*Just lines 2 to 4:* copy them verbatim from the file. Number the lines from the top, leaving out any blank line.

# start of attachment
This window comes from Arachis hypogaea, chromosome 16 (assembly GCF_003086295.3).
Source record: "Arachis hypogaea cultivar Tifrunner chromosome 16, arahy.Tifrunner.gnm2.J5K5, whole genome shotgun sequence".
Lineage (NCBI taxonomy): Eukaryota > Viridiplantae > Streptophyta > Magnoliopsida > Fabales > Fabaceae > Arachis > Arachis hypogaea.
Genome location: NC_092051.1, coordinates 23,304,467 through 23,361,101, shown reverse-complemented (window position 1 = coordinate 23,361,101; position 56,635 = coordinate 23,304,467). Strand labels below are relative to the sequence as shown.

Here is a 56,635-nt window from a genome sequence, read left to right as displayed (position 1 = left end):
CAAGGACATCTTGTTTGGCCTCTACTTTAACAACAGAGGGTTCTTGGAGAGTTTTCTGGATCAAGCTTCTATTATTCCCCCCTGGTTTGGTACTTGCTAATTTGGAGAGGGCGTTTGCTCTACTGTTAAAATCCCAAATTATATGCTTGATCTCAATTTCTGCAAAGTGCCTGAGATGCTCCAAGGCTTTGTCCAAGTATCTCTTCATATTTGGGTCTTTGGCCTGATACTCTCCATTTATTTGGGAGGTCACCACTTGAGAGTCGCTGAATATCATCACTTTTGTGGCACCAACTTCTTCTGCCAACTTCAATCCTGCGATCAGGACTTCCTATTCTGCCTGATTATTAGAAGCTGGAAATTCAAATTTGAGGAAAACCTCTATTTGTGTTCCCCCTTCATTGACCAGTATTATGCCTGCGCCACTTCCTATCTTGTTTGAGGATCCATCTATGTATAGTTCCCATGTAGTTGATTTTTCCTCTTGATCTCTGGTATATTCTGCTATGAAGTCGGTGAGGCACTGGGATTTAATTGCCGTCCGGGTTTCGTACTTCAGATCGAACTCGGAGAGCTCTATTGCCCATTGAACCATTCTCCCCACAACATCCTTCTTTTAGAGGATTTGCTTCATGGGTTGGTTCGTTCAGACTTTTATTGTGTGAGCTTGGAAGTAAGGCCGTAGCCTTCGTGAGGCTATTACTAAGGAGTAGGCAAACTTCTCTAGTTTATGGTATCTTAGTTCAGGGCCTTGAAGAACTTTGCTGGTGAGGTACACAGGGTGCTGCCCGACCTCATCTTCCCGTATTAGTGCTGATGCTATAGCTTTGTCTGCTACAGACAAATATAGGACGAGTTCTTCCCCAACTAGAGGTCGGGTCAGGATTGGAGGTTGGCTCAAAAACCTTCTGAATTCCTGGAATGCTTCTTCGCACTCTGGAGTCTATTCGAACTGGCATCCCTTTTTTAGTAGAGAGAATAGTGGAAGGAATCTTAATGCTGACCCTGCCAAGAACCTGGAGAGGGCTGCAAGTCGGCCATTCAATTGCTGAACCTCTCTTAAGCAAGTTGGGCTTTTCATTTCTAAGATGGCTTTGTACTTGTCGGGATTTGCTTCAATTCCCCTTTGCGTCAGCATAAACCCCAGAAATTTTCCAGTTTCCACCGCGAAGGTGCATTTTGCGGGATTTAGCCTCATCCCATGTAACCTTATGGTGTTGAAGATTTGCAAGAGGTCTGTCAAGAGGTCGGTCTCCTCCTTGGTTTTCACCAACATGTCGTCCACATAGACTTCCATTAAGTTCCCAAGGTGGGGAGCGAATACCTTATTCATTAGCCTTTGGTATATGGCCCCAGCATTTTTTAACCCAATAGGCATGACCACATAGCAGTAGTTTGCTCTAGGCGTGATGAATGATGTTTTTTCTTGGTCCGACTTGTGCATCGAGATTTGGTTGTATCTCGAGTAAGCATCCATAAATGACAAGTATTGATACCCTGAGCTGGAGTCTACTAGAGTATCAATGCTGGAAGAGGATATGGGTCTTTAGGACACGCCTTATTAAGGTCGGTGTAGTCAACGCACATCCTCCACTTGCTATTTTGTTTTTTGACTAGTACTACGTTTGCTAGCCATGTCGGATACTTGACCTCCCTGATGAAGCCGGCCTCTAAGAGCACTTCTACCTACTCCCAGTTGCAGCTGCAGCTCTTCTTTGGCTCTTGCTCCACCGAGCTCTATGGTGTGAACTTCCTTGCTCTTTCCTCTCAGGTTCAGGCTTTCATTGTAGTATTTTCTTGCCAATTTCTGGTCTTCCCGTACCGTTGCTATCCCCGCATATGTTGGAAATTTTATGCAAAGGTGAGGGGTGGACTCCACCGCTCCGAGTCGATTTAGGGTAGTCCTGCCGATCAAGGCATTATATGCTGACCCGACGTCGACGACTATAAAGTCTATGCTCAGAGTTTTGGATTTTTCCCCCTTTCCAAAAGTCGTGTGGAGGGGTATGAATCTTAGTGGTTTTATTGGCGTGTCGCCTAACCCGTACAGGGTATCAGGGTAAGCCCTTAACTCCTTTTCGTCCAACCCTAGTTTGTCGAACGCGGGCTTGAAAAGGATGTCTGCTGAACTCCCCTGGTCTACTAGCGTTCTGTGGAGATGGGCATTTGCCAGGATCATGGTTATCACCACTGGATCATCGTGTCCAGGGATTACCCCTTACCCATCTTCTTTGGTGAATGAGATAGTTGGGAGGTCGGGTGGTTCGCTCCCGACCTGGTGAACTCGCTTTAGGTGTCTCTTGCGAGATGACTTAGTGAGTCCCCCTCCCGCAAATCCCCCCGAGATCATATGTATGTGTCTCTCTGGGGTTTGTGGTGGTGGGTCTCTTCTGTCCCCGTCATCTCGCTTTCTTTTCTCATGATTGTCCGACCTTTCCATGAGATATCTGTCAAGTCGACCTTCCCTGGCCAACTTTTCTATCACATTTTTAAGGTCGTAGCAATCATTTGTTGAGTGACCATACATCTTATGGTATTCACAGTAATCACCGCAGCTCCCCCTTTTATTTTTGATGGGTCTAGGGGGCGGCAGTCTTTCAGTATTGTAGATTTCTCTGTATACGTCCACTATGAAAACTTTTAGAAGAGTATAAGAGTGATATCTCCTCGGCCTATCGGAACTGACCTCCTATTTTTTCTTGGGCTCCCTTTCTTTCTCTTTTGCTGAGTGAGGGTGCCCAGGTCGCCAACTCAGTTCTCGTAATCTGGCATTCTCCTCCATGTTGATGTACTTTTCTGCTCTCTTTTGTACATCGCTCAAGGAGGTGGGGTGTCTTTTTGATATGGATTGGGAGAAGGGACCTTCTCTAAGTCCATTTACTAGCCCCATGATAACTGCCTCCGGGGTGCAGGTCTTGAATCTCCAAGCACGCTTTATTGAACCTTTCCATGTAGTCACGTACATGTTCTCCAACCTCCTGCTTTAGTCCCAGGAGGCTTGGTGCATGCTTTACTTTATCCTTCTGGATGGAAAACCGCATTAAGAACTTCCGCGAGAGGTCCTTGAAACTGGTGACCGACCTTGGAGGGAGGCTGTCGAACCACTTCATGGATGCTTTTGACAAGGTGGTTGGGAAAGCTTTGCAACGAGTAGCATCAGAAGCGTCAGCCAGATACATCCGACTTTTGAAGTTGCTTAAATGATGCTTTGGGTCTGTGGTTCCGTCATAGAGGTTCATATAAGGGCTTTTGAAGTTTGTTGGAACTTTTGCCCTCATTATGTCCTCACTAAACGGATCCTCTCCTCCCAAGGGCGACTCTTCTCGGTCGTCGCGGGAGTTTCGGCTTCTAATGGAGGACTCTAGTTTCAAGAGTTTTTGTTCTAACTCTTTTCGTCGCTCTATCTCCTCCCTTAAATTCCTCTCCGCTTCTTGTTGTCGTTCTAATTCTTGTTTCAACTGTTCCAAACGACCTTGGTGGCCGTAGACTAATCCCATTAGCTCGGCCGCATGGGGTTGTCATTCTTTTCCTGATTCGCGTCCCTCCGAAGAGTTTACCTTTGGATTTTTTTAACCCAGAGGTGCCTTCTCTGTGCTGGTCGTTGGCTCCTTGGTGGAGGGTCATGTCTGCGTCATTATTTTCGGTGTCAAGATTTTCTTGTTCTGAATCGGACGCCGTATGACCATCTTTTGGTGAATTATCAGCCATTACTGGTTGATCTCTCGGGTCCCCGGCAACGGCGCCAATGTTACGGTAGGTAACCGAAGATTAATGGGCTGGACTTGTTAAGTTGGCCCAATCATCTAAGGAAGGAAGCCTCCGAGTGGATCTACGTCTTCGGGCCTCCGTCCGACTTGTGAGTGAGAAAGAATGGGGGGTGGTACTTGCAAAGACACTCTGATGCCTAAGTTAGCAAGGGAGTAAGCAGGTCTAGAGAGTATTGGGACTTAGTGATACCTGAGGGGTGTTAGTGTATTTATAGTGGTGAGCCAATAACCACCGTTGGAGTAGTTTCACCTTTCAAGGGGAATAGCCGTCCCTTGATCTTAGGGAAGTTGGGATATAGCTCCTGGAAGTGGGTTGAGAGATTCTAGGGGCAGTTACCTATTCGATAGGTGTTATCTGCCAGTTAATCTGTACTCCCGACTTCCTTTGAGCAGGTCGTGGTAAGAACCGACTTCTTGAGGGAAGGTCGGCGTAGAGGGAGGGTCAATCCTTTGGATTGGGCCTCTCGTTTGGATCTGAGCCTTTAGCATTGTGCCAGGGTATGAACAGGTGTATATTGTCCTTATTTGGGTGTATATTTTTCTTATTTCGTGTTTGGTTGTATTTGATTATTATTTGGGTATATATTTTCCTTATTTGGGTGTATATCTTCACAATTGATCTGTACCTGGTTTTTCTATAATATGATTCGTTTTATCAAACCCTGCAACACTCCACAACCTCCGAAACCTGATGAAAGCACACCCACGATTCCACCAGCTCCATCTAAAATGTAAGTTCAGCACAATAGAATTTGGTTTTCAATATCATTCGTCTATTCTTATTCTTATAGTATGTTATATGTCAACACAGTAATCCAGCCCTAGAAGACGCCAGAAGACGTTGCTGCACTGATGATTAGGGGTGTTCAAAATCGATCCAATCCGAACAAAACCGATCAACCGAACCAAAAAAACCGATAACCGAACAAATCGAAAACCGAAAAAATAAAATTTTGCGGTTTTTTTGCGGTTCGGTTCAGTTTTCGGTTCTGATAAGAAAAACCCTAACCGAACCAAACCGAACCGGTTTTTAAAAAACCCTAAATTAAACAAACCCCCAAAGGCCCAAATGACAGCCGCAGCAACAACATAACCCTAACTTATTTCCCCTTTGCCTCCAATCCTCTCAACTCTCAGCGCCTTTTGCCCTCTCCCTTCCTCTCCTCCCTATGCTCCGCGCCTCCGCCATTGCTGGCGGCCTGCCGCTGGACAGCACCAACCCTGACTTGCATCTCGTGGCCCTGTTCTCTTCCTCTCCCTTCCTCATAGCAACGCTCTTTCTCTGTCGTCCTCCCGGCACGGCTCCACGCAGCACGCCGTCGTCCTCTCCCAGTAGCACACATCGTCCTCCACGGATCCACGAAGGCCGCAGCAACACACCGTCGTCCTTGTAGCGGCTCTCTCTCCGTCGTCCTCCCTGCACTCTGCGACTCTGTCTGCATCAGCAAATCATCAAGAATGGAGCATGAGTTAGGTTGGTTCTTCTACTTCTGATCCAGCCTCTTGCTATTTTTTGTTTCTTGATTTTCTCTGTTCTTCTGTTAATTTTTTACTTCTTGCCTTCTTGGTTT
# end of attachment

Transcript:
Source record: "Arachis hypogaea cultivar Tifrunner chromosome 16, arahy.Tifrunner.gnm2.J5K5, whole genome shotgun sequence".
Lineage (NCBI taxonomy): Eukaryota > Viridiplantae > Streptophyta > Magnoliopsida > Fabales > Fabaceae > Arachis > Arachis hypogaea.
Genome location: NC_092051.1, coordinates 23,304,467 through 23,361,101, shown reverse-complemented (window position 1 = coordinate 23,361,101; position 56,635 = coordinate 23,304,467). Strand labels below are relative to the sequence as shown.